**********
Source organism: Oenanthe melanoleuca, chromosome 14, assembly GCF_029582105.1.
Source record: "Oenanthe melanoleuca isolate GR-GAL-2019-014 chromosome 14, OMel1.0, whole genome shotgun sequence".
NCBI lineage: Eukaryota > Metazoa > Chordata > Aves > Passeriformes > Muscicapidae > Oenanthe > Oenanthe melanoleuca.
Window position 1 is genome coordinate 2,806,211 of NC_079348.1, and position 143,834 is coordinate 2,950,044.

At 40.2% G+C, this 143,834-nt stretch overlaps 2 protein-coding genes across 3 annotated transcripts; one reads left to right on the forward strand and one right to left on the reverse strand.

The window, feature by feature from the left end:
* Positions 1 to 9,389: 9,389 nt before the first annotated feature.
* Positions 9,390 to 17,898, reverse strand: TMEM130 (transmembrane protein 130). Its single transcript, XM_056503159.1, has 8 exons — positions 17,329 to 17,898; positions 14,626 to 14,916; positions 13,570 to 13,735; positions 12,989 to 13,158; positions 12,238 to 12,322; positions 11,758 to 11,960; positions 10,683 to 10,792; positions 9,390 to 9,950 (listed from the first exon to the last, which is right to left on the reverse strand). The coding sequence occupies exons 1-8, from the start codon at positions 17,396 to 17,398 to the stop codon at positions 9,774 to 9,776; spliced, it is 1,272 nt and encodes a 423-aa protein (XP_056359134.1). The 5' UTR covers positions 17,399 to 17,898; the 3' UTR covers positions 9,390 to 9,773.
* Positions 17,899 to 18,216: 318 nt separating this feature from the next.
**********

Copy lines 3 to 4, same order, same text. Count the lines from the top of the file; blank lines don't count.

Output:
NCBI lineage: Eukaryota > Metazoa > Chordata > Aves > Passeriformes > Muscicapidae > Oenanthe > Oenanthe melanoleuca.
Window position 1 is genome coordinate 2,806,211 of NC_079348.1, and position 143,834 is coordinate 2,950,044.